Screening Room: ‘Captain Marvel’

The latest Marvel comic movie, Captain Marvel, opens this weekend pretty much everywhere.

My review ran at Slant:

As another of the character-introducing MCU stories existing mostly to feed new superheroes into the Avengers series, Captain Marvel looks like something of a trial run. You know the drill: If the film lands with audiences, then you can count on Captain Marvel (Brie Larson)—like Iron Man, Captain America, Thor, and even Ant-Man before her—getting her own series. But if not, then, hey, she’s at least assured of being asked to pop by the game room at Stark Industries for a kibitz in somebody else’s franchise down the road. Based on what’s on display here, Captain Marvel could well get her own star turn again at some point, but hopefully it will be with a different crew behind the camera…

Department of Lists: 2018 Edition

(image by KangZeLiu)

Since it’s the end of the year, and there’s only so much champagne one can drink while watching Andy Cohen/Anderson Cooper and hoping that 2019 will show 2018 how things should have gone, it’s time to look back at some of the best that the year that was had to offer.

To that end, I contributed some pieces to a few different publications who make a point of cataloging this sort of thing:

Now you’ll have something to do this January besides catch up on new TV shows and ignore your dieting pledges.

Screening Room: A Little ‘Venom’ Goes a Long Way

Tom Hardy in Venom (2018)

A hybrid superhero-antihero misfire that wastes Tom Hardy in a should-have-been great role, Venom is somehow even less fun than when he played both Kray twins a few years back in the London gangster epic bomb Legend.

Venom is playing now pretty much everywhere. My review is at Film Journal International:

There are plenty of characters from the Spider-Man universe who could manage having a movie all to themselves. Eddie Redmayne as the Green Goblin. Maybe Tilda Swinton as a gender-reversed Doctor Octopus; just imagine the goggles. In theory, Venom should be perfectly able to handle a story all on his own. Despite serving as a somewhat weak anti-Peter Parker in the mostly forgotten Spider-Man 3, the ravening parasitic alien being seems like a perfectly good villain to set loose on an unsuspecting world…

Reader’s Corner: Autoptic Small Press Comics

My article on the 2018 Autoptic festival in Minneapolis ran in Publishers Weekly yesterday:

Founded in 2013, Autoptic is a comics and independent print festival held August 18–19 at the Aria Event Center in downtown Minneapolis and at Moon Palace Books, an independent bookseller in the city…

Reader’s Corner: Social Justice at Comic-Con

Though it will probably spur a backlash from the troll-ier corners of fanboy world, this year’s San Diego Comic-Con—the ever-more-massive pop culture lollapalooza currently taking over a good part of the city’s downtown—features a broad focus on diversity and social justice issues.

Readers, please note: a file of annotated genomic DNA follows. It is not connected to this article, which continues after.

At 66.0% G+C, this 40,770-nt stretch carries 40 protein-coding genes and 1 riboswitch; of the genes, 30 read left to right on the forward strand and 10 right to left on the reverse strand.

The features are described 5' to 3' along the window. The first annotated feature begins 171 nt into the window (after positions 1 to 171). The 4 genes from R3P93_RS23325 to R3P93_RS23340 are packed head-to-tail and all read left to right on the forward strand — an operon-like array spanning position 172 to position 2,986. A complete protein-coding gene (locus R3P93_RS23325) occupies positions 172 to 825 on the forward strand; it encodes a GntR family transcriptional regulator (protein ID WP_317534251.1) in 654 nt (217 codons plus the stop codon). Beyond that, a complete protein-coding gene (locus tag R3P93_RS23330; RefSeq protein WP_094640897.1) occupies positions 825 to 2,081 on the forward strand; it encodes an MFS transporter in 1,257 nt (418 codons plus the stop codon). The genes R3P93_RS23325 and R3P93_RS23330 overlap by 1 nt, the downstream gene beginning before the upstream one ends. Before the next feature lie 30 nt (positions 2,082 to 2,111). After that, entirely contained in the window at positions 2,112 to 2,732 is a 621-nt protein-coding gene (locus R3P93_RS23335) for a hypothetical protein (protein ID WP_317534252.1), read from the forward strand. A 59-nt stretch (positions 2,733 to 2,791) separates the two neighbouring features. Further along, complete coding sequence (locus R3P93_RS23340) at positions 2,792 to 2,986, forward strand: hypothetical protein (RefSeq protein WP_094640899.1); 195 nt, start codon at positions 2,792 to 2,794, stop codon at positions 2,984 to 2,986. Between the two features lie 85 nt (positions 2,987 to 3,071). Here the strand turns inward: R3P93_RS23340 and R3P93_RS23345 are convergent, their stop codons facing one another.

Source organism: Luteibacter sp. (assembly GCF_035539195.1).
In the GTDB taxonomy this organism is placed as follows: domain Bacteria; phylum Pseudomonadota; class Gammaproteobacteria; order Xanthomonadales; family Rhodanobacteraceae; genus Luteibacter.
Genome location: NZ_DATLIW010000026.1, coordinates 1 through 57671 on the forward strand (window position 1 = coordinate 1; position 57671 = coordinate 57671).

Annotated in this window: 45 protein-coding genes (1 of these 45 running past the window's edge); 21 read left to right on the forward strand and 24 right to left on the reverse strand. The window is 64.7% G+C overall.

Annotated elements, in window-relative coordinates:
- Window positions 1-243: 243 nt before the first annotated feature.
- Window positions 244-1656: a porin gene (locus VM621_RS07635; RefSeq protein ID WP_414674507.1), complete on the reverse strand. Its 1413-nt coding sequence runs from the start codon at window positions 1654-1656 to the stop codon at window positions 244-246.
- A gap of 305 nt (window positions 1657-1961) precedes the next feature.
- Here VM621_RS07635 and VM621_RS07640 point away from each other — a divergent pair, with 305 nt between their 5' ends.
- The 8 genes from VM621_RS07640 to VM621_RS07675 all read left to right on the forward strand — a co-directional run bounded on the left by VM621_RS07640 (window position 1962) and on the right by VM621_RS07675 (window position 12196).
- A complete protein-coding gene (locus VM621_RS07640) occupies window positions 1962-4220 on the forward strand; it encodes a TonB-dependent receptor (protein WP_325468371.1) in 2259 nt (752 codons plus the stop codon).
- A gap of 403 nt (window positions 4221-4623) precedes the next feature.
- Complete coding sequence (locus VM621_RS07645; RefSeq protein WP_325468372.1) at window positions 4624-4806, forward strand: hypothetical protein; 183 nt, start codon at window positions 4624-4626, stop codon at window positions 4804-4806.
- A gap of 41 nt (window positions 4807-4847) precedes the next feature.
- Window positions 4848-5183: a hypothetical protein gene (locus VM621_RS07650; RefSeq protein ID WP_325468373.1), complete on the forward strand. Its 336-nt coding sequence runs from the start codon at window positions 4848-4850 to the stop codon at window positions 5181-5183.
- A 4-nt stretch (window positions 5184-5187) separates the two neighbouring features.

Per the San Diego Union-Tribune, here’s a few of the events being highlighted:

  • Panel: “Radical Activism in Comics”
  • Panel: “What Rebellions are Built On: Popular Culture, Radical Culture, and Politically Engaged Geeks”
  • Voter registration drive led by Indivisible and Black Mask Studios

Also, Black Mask Studios is releasing a special convention issue of their Trump-versus-California comic Calexit, with all proceeds going to help immigrants and their families in the San Diego area.

Nota Bene: On Being a Black Nerd

From Lawrence Ware’s “Black Panther and the Revenge of the Black Nerds,” where he talks about what the release of a blockbuster adaptation of the Black Panther comic series means:

Now I know that to be a black nerd is by no means anomalous; there are millions of people who look like me and grew up loving comic books. Yet despite our numbers, we were underground for a long time. But now, there appears to be a widening cultural appreciation for what black people have always known: There are many ways to be black in America. The 44th president helped.

Barack Obama meant a lot to black nerds. Jordan Peele, the director of “Get Out,” told NPR back in 2012, “Up until Obama, it was basically Urkel and the black guy from ‘Revenge of the Nerds.’” President Obama showed us that to be black and nerdy could actually be an expression of black cool, what the author Rebecca Walker who compiled a series of essays on that topic, defines as audacity, resistance and authenticity in the face of white supremacy.

Reader’s Corner: Best Graphic Novel of the Year

Every year, the good folks at Publishers Weekly ask all of us lucky writers who review comics for them to put our votes in for what we thought were the best books of the year. The results came out this week in their Annual Graphic Novel Critics Poll.

The winner was Emil Ferris’s My Favorite Thing is Monsters. Some of the runners-up were:

  • Everything is Flammable by Gabrielle Bell
  • The Best We Could Do by Thi Bui
  • My Lesbian Experience with Loneliness by Nagata Kabi